During the First World War, an American soldier, Lieutenant Frederic Henry, is serving alongside the Italian army when he meets an English nurse, Catherine Barkley. During action on the front line, Henry is wounded by a mortar shell attempting to get the military ambulances to those men who have sustained injuries and is disappointed to hear that he is being transferred to a hospital tending American soldiers, with no sign of Catherine Barkley when he arrives. However, news comes that nurse Barkley will soon be arriving on a train and when she does and begins tending to his wounds, their relationship blossoms once again, almost where they left off. Just before word comes of his getting posted back into action, Catherine announces that she is pregnant with their child but only days later, Henry catches the 2am train, leaving Catherine behind.
When Henry arrives back amongst the soldiers in Orsino, he is sent to Caporetto where the Italian army are barely holding out against the approaching Germans. Warned to return, Henry, Father Galli and Major Rinaldi continue on and find the town on the verge of being overrun with Galli deciding to remain to assist with those unable to leave. Walking back to what they believe to be safer lands, Rinaldi and Henry come upon a a group of fanatical Italian soldiers who are shooting dead any retreating officers they find. Escaping from the firing squad and running back into Catherine’s arms, they plan both their escape and their leaving behind of the war, aware that, as a deserter, the Italian army will never be far from them. —Thedigitalfix.com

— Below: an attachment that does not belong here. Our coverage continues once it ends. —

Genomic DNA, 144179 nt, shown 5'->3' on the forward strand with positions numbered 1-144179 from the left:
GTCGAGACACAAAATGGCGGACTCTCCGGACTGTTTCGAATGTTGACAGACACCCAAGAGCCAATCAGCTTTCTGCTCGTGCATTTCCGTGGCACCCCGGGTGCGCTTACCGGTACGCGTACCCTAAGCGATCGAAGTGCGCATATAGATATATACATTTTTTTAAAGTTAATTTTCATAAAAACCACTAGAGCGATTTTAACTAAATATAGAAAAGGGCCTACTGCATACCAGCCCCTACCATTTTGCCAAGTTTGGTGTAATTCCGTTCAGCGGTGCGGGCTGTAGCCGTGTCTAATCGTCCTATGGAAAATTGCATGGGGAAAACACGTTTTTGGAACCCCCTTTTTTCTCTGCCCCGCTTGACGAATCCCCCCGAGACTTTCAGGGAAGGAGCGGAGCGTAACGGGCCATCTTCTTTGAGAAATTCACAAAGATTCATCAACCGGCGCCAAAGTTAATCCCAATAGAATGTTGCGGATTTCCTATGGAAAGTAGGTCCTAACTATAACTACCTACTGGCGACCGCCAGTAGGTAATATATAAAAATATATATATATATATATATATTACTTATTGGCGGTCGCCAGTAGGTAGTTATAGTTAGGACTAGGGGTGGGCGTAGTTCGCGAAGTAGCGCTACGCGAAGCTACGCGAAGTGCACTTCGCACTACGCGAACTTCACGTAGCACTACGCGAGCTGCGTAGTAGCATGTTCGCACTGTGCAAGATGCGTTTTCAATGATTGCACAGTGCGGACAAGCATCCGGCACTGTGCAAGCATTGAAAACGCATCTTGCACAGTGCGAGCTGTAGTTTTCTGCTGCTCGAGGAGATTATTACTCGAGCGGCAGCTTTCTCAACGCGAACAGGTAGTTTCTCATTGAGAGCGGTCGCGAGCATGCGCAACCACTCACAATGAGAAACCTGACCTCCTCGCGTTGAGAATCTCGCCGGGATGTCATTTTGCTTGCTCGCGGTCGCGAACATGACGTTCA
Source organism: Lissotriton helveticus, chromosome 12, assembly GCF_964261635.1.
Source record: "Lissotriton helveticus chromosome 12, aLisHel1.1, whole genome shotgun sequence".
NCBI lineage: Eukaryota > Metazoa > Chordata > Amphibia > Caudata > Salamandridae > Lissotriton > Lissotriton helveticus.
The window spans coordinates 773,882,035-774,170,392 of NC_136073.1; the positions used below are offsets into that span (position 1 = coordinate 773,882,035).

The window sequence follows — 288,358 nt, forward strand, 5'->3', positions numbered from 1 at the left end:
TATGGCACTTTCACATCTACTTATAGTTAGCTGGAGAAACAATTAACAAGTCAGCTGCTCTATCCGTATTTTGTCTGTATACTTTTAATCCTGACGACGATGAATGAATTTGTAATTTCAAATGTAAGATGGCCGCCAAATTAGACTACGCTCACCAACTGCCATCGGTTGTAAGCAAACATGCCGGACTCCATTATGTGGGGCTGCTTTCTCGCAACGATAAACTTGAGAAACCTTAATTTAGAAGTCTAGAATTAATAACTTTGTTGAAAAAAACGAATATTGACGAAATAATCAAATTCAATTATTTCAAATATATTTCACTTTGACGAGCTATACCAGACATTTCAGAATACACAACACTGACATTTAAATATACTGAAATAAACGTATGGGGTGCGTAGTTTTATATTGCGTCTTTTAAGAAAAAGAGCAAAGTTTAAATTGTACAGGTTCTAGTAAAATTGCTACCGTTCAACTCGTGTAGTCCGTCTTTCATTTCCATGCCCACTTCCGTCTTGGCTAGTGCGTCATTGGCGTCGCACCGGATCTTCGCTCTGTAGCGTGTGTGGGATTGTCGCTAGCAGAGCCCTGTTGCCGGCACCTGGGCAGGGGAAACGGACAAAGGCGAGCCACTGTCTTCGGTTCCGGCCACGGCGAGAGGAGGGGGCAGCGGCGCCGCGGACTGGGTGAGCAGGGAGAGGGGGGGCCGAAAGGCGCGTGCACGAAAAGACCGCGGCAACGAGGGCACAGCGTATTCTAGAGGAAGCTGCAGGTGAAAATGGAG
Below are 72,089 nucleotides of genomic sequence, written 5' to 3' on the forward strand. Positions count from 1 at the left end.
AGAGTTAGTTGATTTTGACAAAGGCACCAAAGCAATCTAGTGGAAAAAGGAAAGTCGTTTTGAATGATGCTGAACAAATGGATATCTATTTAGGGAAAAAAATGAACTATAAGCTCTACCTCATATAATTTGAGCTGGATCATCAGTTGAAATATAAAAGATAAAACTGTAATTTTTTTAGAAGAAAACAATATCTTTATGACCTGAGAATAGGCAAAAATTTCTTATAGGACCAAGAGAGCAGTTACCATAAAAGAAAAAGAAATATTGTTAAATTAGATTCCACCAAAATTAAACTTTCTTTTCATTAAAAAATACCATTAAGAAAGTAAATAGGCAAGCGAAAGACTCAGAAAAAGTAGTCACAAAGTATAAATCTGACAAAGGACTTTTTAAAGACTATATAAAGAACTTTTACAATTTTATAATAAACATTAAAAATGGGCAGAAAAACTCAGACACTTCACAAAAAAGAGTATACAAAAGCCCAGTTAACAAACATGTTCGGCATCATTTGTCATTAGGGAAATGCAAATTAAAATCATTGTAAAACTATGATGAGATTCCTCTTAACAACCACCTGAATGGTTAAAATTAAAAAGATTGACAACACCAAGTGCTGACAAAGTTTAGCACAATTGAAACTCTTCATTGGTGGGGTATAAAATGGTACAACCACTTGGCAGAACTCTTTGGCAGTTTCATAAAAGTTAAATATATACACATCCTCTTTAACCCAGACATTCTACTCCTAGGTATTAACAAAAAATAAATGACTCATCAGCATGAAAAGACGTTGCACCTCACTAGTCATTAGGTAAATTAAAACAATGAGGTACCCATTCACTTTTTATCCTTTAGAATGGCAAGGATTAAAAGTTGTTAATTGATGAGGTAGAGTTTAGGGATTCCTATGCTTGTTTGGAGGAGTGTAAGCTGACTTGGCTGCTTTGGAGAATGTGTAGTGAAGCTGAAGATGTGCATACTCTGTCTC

Director Charles Vidor came to prominence at the end of the silent film era. Born in Budapest, Hungary, in 1900, he worked in motion pictures most of his life, including at least three decades in Hollywood.
Vidor was regarded as a solid craftsman who made the most of what he had to work with, good or bad. With “Cover Girl” (1944), he let Gene Kelly choreograph his own dances. In the Chopin biopic “A Song to Remember” (1945), he lead Cornel Wilde to an Oscar nomination. He’s perhaps most famous for directing “Gilda” (1946) and is credited with helping to make stars out of Rita Hayworth and Glenn Ford.
Among his other film successes were “The Bridge” (1929), “The Loves of Carmen” (1948), “Love Me or Leave Me” (1955), “The Swan” (1956), “The Joker Is Wild” (1957) and “A Farewell to Arms” (1957). Vidor served as a Cannes Film Festival jurist in 1958.
In 1959, Vidor was in Vienna directing “A Magic Flame,” a film based on the life of Franz Liszt. Late one evening in… read more
Adventure in many forms is the theme of many of John Huston’s films. His characters are constantly searching for “the stuff that dreams are made of” (the famous closing-line of his debut film The Maltese Falcon). Huston glorified this chase despite its frequent disillusionment and false promise, since it represented a flight from the complacent virtues of ordinary life. Like Ernest Hemingway and Joseph Conrad, Huston regarded civilization as a false surface which thinly veiled a hostile nature. Only those who lived at the edge, on the margins of society were regarded by Huston as fellow travellers. In films as diverse as The Treasure of Sierra Madre, The Asphalt Jungle and Under the Volcano, Huston celebrated men who circled the abyss; characters who are driven to plunge head first into the void.
The son of the great theatre and film actor Walter Huston (who would win an Oscar under his son’s direction for his role in The Treasure of Sierra Madre) and crime journalist Rhea Gore… read more